The RL Q&A: Lord SpencerThe British nobleman reminisces about growing up at Althorp—the Spencer family’s historic home and the stunning backdrop to Ralph Lauren's Fall 2015 Purple Label campaign
By the numbers, Althorp is an undeniably impressive place. Five centuries of history. A sprawling 13,000 acres of land. Forests populated by 400-plus-year-old trees and all manner of wildlife, some of it rare or endangered. More than 100 buildings, including one spectacular 90-room house built in 1508. And while statistics can only tell part of the story, here’s one more for good measure: Althorp has been home to England’s Spencer family for 19 generations.
Althorp also served as the setting for the Fall 2015 Purple Label campaign shoot, and for the full—non-numerical—story on this historic English home, we reached out to its owner, Charles Spencer, the ninth Earl Spencer. He has spent the past 23 years restoring Althorp from top to bottom, while also finding time to publish five history books. The latest is UK best-seller Killers of the King: The Men Who Dared to Execute Charles I, about the 17th-century civil war between the British Parliament and King Charles I, a Spencer ancestor. (“My book is a sort of 17th-century Game of Thrones, I like to kid myself,” Spencer says.)Here, the usually press-shy English gentleman speaks about his personal attachment to the stately family home, its traditional-meets-modern dress code, and whether the property might be haunted.
As a teenager you served as a tour guide at Althorp. What drew you to the job?
Growing up surrounded by the splendor of this great house, and being always more interested in history than any other of my school subjects, I guess becoming a tour guide in the summer vacation was a natural progression. I’ve always found it easier to connect with the tales connected to the figures in Althorp’s collection of 650 portraits than, say, with the porcelain or furniture—for me, history has always been about people-watching, and so many of the men and women in their gilded frames had such fascinating life stories, it was hard not to find them intriguing. I also really appreciated the pocket money I earned, as a boy, from this work!
What are your most vivid childhood memories of growing up at Althorp?
My earliest memories are of visiting Althorp when my grandparents lived here, when I was a small boy. My grandmother was a truly lovely lady—after her death, in 1972, the local hospice was named “Cynthia Spencer” in her memory, and I still hear so many lovely things about quiet acts of kindness she performed in the community. She was very loving and playful with us. My grandfather found intimacy more difficult—he was a forbidding figure, very much from the Edwardian era, and as children we were very much on our best behavior in front of him. Diana [Earl Spencer’s sister, the late Princess of Wales] and I were always put in the same bedroom—the night nursery—with a flickering candle to stop us from being too scared of the dark in this huge house, with its strange noises of security men padding round the place, as well as creaking floorboards and the muffled chiming of ancient clocks.
I took over Althorp when I was only 27. Since then, I’ve reroofed it, repointed the exterior, updated the plumbing and electricity, and redecorated pretty much every one of the 90-odd rooms. Each year I appreciate it even more—its history, its beauty, its essentially English elegance. There are always new projects in hand—this is a very modern estate—and that means each year is fresh and exciting. I’m lucky enough to have other homes, but I guess for any member of the Spencer family, Althorp is where our heart is, wherever we are in the world.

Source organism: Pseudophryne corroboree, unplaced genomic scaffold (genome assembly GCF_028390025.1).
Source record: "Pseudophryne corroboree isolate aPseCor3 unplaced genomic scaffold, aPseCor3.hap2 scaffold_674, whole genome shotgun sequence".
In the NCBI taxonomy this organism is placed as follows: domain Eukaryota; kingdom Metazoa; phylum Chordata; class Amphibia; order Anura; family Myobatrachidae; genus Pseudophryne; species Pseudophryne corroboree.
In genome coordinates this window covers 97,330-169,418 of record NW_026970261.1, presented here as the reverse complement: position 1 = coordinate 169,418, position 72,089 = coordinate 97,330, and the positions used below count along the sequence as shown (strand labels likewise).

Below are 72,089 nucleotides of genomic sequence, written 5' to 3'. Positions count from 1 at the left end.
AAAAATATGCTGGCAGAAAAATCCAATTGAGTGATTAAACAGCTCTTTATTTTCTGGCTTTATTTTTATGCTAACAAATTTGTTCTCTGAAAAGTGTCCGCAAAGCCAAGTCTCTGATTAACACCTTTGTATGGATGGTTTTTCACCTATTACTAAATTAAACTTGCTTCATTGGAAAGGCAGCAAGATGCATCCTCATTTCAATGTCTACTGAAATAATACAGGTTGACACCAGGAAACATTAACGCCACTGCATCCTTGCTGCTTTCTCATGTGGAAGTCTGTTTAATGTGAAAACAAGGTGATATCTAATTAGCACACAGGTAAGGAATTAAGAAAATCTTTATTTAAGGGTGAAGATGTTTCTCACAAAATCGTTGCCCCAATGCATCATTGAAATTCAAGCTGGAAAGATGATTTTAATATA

For centuries Althorp has been known for its art collections. Do you have a favorite painting or piece?
My favorite is a beautiful portrait of Sarah, the first Duchess of Marlborough, by Sir Godfrey Kneller, which adds an extra sparkle to Althorp’s 120-foot-long Picture Gallery. Sarah is the ancestor who most benefitted the Spencer family, leaving her possessions to us. Along with 27 landed estates, she bequeathed to Althorp much of her art, including this exquisite portrait of her own head, which is such a beautiful work—I love the black and grey lines of her outline, surrounding the red explosion of her lips.
With a home like Althorp, it’d be understandable if you didn’t get out much. And yet, you’ve made a point of being out in the world.
I feel very lucky to have had a life independent of Althorp. As soon as I left Oxford, I worked for NBC News’ Today Show in the ’80s and ’90s, doing reports in 30 countries. Those years taught me more about writing than my time at Oxford did.
For those fortunate enough to receive an invite to the estate, what would be considered proper dress, and how has the dress code evolved over the years?
My wife, Karen, and I are pretty relaxed, day-to-day. She is a great beauty, and naturally stylish, so frankly looks amazing in anything. We realize, though, that people really enjoy dressing up when staying at Althorp on weekends—it’s what they expect, and it somehow honors the house. So, on Saturday nights, it’s black tie. We have six or seven weekends a year when the house is full of family and friends, and those Saturday evenings are probably the most direct connections back to when things were much more formal here. But we also want people to enjoy their time at Althorp, and not feel burdened by history—so, for the rest of their time here, there is no dress code. People appear as they want to appear. Some are peacocks; others opt for chinos.
- (c) Chris Allerton - All Rights Reserved
- PHOTOGRAPH COURTESY OF ALTHORP
- ALL SLIDESHOW PHOTOGRAPHS COURTESY OF RALPH LAUREN CORPORATION